MltA.sup.- strains can be constructed by conventional knockout techniques. Techniques for gene knockout are well known, and meningococcus knockout mutants of have been reported previously [e.g. refs. 25 & 58-60]. The knockout is preferably achieved by deletion of at least a portion of the coding region (preferably isogenic deletion), but any other suitable technique may be used e.g. deletion or mutation of the promoter, deletion or mutation of the start codon, etc. The bacterium may contain a marker gene in place of the knocked out gene e.g. an antibiotic resistance marker.
 Where suppression of expression from an endogenous mltA gene is used then techniques such as antisense inhibition and inhibitory RNA can be used, although these techniques are more typically used in enkaryotic hosts. In the resulting bacterium, mRNA encoding the knocked-out protein will be substantially absent and/or its translation will be substantially inhibited (e.g. to less than 1% of the level of expression that would be seen in the absence of suppression).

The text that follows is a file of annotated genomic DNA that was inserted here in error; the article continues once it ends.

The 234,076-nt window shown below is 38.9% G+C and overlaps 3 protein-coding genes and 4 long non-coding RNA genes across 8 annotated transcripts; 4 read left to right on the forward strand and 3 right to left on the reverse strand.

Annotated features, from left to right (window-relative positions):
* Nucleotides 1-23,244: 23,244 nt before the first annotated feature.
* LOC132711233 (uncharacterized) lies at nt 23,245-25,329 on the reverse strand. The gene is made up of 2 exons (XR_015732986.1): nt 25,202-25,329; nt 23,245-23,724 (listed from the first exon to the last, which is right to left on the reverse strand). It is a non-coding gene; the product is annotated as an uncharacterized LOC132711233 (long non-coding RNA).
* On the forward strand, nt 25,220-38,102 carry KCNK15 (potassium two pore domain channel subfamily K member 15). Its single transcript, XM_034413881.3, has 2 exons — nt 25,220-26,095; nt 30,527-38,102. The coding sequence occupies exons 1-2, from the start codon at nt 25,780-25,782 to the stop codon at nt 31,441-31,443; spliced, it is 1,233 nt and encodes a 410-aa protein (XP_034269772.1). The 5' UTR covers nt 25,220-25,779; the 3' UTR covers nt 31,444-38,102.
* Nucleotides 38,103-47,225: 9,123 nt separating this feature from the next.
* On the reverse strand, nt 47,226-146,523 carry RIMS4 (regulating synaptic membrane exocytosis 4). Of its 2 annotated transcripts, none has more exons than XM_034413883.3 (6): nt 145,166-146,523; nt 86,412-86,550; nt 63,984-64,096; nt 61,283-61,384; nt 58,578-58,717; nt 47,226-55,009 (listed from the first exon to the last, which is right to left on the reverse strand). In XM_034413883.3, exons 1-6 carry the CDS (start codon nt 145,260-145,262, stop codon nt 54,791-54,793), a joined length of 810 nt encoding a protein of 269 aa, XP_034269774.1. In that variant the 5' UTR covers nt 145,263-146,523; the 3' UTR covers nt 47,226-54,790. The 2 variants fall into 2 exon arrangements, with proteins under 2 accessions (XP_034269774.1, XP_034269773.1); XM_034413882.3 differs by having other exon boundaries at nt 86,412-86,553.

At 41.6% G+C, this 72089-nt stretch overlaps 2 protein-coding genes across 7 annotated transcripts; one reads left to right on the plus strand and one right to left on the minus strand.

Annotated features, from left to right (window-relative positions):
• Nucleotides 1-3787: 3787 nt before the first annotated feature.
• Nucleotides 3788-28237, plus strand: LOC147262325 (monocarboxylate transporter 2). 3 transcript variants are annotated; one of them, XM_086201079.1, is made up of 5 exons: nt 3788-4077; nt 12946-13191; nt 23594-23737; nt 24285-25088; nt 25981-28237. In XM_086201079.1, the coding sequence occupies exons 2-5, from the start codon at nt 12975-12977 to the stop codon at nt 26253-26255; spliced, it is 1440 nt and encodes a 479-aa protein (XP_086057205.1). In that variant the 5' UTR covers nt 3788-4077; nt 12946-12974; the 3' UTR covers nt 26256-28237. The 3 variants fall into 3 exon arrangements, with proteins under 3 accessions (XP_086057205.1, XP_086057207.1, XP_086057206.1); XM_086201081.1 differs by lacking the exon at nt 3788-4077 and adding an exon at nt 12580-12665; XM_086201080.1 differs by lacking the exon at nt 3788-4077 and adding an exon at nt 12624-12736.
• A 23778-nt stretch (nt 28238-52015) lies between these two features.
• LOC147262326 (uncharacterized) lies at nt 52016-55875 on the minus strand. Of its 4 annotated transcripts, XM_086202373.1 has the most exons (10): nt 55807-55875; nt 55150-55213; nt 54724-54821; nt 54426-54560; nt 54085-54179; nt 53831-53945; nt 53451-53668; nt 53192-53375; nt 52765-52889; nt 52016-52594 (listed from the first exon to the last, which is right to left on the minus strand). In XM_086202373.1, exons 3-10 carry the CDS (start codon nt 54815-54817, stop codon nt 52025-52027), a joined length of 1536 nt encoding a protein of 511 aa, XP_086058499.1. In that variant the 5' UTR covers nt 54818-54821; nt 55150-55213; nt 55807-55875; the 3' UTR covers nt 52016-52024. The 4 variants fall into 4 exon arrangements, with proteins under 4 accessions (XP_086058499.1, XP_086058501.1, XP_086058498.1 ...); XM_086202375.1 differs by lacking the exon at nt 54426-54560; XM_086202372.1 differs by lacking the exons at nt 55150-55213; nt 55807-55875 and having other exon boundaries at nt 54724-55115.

As an alternative to knockout or suppression of expression, site-directed mutagenesis of the endogenous mltA gene can be used. Reference 61 discloses mutants of meningococcal MltA in which residues Glu2S5, Glu323 and Asp362 were mutated and then tested for MltA catalytic activity. An E255G mutant of showed a 50% reduction in activity, and an E323G mutant showed a 70% reduction in activity. Mutagenesis of specific residues within the MltA coding region can therefore be used as a technique to knockout the lytic transglycolase enzymatic activity without knockiug out the coding region.
 Whichever technique (or combination of techniques) is chosen, the resulting bacterium will be substantially free from MltA enzymatic activity.